Alexander the Great, Julius Caesar, Dante, Joan of Arc, Isaac Newton, Napoleon Bonaparte, Beethoven, Charles Dicken, Vincent Van Gogh, Agatha Christie – what do they all have in common?
They all had seizures, according to Epilepsy Newfoundland and Labrador.
Epilepsy is a neurological disorder that causes sudden bursts of electrical energy in the brain, which produce sudden, brief seizures, according to the charity.
Their website states that approximately 300,000 Canadians – equaling one per cent of the population – are affected by this seizure disorder. Each year, one in 2,000 people are diagnosed with epilepsy, and each day, an average of 38 people in Canada learn they have this disorder.
The website also states that 60 per cent of new patients are children or senior citizens. With a prevalence of seven percent (1 in 14) of these over the age of 65 affected, epilepsy is the third most common neurological disorder in seniors, after dementia and stroke.
March 26 was proclaimed Purple Day for Epilepsy in Grand Falls-Windsor.
“Purple Day will be celebrated on March 26 annually to increase understanding, reduce stigma and improve the quality of life for people with epilepsy throughout the country and globally,” read Mayor Al Hawkins during the proclamation signing at a town council meeting in early March.
Purple Day is a global effort dedicated to promote epilepsy awareness that was founded by nine-year-old Cassidy Morgan of Nova Scotia.
In an attempt to give back to Epilepsy Newfoundland and Labrador, Tracey Rheault planned fundraising and awareness events for the first time this year.
“The reason why I started this is because my mom has epilepsy and they have been very supportive of me in the last couple of years and I felt like I had to give back,” Rheault said.
Her mother, Judy Reid, began having seizures at the age of nine, Rheault said, and
because the condition she was later diagnosed with is so rare, she was misdiagnosed over the years.
The family found out five years ago that Reid has cavernomas, which is genetic.
“You can have stroke, bleed in your brain, memory issues, and eventually over time if it is not taken care of by operating, you will have MS symptoms,” Rheault said.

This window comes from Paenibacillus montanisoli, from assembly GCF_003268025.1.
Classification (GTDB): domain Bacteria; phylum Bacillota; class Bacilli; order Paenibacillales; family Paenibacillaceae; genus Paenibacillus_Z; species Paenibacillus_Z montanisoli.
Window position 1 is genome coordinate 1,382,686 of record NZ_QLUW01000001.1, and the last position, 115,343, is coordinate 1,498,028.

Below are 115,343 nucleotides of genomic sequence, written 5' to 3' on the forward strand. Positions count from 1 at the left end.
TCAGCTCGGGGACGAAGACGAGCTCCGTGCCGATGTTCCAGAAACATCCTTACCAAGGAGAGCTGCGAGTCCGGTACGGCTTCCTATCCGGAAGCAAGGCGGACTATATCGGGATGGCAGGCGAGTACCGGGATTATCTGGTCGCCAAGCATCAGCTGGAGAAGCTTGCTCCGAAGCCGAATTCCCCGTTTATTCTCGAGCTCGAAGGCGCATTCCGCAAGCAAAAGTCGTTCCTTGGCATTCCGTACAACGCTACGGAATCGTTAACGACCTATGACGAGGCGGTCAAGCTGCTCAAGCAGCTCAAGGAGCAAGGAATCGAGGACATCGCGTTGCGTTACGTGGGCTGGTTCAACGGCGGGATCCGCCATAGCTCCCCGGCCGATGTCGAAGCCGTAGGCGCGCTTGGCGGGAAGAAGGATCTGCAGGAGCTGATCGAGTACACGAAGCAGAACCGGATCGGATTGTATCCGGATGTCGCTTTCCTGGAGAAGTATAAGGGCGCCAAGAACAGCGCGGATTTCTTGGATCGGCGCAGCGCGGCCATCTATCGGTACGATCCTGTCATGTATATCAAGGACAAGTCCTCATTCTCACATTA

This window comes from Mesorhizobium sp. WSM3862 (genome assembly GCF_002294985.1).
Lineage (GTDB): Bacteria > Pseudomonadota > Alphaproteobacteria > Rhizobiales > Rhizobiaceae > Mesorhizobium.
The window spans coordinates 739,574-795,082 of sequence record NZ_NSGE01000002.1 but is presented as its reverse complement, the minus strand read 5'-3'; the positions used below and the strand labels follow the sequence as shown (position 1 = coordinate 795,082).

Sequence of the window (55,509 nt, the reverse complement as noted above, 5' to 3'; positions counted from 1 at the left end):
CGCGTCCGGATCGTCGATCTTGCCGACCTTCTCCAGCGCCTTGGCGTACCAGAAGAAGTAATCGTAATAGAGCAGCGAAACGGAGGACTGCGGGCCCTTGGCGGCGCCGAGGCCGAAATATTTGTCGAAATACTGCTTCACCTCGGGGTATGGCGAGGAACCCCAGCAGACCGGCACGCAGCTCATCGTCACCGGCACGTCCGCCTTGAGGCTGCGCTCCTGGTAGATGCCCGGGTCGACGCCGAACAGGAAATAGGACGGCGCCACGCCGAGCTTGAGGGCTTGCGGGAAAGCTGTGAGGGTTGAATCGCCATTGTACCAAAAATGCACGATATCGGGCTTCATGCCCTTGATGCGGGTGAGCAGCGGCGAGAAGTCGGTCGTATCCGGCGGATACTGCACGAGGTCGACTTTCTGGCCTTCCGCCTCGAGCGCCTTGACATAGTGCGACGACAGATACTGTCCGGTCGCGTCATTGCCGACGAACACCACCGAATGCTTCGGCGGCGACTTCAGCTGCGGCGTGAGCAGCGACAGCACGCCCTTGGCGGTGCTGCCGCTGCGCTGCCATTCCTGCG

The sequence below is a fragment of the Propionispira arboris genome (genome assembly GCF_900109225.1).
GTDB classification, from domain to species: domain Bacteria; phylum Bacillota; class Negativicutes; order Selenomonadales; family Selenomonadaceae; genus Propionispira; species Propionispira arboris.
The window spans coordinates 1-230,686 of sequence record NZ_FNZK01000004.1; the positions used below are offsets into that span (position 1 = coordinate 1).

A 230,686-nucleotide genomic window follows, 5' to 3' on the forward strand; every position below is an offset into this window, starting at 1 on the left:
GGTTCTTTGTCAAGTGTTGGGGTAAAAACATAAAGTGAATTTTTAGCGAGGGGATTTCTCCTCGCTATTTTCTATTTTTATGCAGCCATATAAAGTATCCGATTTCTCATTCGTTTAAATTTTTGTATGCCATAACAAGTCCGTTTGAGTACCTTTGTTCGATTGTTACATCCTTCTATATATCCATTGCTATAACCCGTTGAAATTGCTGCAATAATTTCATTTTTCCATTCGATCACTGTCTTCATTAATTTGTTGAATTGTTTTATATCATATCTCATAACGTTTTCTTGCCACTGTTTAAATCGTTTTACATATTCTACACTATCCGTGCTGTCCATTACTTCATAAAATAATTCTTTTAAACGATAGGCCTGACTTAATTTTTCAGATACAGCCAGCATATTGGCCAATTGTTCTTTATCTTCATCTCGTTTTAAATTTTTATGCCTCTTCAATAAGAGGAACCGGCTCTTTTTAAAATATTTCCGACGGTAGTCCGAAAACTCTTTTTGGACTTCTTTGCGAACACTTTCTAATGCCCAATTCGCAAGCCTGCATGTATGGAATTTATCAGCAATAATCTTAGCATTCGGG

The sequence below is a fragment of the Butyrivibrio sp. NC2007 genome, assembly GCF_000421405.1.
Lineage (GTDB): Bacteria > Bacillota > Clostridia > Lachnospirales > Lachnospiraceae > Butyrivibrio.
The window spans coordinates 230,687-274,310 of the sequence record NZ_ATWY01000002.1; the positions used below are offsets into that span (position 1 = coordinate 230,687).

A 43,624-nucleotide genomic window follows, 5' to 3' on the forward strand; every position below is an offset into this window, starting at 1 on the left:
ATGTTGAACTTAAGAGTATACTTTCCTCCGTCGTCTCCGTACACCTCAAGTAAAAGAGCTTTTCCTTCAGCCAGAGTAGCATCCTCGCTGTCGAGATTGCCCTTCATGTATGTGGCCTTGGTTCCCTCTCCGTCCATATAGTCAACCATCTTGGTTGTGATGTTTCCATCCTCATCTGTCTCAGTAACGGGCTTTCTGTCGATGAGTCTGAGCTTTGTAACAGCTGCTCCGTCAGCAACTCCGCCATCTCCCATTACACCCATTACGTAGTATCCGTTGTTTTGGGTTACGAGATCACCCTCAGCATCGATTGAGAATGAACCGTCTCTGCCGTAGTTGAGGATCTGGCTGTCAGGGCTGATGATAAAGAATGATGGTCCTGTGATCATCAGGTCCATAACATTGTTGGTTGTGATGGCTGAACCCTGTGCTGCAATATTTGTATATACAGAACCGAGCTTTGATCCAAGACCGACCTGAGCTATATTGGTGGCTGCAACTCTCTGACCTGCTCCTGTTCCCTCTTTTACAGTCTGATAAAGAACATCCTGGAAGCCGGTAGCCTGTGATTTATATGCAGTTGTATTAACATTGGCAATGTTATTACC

Rheault said she has since tested positive for the condition as well, adding at the moment, she herself do not have epilepsy.
“It’s actually a 50/50 chance, so now that I have it, my children have a 50/50 chance,” Rheault said. “It’s like going left or right.”
Her family has received so much support from Epilepsy Newfoundland and Labrador that she decided she would plan events for Purple Day this year.
“They even give out scholarships to people with epilepsy. It’s amazing the stuff they do,” Rheault said. “They are not funded, they are independently operated, so anything that they bring in is through Purple Day, their calendar sales and they have a wonderful thrift store underneath their offices where they get a lot of their money. Once I found all of that out I thought ‘we have to give back.’ They give so much to people with epilepsy that I just thought that this was the right thing to do.”
Her daycare held a bake sale, sold tickets on a painting, and had a gift basket with donated items from people and business within the community and anyone who donated $2 had their name in for a draw.
And it’s not all about the funds, it’s also important to bring awareness to people of epilepsy.
“When my mom has seizures and she’s in the daycare, the children, some of them are kind of like ‘wow, what’s going on,’” Rheault said. “So it’s to bring awareness to children about what it’s all about. I find since we’ve started talking about it, the children are so much more comfortable with it.”
Rheault also made contact to a couple of her friends who also operate daycares in the area, and they jumped on board to help as well.
“Next year we’re hoping to go bigger,” Rheault said. “With the help of Central Health, we’re going to send out the information to everybody in the daycares.”
Rheault said she would like to be able to do more for Epilepsy Newfoundland and Labrador, and is looking for volunteers to form a local committee. Anyone interested can call 489-1520.
For more information, visit www.epilepsynl.com.